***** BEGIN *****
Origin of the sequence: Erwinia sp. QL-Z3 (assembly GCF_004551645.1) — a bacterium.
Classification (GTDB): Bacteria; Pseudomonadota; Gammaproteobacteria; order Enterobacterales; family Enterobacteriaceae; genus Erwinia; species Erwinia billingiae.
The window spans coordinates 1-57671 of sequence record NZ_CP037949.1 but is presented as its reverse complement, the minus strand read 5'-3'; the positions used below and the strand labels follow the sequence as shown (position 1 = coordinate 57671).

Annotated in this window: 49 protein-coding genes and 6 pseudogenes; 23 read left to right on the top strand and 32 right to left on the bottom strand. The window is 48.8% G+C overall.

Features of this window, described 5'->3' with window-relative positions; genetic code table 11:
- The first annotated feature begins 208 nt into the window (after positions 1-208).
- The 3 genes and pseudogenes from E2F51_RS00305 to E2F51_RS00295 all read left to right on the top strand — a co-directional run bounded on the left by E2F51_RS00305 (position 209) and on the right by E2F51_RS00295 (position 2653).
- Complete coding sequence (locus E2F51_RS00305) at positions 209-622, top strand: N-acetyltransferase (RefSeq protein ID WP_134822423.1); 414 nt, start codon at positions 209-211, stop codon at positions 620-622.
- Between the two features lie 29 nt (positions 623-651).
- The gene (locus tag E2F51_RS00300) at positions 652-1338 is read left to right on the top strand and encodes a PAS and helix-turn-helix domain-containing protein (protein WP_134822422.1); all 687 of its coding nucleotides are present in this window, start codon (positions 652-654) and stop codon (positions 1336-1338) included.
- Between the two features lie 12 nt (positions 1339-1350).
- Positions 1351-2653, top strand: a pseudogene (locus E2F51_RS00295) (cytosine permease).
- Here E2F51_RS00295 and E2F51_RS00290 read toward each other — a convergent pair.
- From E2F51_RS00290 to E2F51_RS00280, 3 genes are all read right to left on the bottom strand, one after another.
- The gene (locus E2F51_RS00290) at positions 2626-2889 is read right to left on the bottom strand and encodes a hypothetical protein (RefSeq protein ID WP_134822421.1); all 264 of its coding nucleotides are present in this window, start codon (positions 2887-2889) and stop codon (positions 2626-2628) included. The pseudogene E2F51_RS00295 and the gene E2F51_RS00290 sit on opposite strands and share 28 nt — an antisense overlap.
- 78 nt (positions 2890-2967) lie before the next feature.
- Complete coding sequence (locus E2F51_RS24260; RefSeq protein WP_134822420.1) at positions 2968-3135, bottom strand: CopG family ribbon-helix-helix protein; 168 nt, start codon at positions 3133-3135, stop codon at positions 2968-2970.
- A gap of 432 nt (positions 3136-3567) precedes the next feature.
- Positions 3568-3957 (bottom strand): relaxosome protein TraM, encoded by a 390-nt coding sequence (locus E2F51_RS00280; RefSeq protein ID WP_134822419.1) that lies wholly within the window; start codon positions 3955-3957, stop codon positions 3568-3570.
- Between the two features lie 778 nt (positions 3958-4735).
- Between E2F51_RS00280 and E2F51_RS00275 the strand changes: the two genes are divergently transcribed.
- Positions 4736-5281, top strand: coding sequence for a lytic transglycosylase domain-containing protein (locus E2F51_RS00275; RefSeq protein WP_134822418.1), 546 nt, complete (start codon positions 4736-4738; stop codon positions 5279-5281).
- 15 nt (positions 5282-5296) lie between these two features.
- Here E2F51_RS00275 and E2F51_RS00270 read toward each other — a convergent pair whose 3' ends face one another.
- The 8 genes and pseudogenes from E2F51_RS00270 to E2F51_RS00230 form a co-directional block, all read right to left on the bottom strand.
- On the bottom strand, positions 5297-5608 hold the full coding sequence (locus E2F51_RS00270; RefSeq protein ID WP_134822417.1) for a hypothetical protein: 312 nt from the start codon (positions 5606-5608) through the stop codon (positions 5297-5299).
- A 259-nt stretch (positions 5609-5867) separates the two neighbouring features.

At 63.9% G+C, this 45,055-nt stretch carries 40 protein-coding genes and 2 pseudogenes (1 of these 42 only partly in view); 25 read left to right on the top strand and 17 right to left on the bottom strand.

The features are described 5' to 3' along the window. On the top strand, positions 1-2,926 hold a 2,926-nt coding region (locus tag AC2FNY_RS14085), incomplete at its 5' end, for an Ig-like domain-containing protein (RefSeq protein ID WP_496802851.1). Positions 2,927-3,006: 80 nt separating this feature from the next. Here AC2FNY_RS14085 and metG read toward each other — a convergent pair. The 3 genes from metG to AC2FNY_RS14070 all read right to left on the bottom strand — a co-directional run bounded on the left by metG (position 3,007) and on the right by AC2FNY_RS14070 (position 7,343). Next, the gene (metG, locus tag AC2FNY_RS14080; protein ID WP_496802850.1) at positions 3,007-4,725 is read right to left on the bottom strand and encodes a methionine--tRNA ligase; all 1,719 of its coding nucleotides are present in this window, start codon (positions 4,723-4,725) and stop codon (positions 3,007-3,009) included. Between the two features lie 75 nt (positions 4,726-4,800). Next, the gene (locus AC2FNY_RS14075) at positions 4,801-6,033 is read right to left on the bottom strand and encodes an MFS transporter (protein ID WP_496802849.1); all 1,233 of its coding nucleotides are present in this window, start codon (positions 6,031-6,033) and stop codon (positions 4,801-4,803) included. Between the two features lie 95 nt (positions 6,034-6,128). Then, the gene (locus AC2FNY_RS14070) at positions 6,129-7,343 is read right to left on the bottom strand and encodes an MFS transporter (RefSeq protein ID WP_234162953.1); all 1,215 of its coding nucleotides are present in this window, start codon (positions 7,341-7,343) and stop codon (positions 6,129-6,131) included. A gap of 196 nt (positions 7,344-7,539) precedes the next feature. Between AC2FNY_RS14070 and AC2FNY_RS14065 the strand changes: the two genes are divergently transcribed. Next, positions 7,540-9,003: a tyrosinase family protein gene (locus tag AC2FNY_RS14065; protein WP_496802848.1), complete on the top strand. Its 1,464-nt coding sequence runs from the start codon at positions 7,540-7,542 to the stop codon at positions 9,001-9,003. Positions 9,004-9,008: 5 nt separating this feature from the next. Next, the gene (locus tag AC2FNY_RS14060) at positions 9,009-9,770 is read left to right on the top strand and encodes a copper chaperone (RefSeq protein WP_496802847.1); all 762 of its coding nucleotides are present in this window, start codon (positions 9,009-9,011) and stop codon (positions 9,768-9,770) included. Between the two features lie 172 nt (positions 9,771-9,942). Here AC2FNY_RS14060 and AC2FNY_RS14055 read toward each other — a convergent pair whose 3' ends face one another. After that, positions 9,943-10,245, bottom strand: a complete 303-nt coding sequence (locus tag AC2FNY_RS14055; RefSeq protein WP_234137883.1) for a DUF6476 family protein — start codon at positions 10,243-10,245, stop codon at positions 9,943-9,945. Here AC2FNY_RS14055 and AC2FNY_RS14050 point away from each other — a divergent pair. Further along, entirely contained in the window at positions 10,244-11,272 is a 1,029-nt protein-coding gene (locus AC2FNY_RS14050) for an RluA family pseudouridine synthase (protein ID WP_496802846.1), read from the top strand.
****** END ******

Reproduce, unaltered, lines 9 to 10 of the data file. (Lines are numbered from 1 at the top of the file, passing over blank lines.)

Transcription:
- Between the two features lie 29 nt (positions 623-651).
- The gene (locus tag E2F51_RS00300) at positions 652-1338 is read left to right on the top strand and encodes a PAS and helix-turn-helix domain-containing protein (protein WP_134822422.1); all 687 of its coding nucleotides are present in this window, start codon (positions 652-654) and stop codon (positions 1336-1338) included.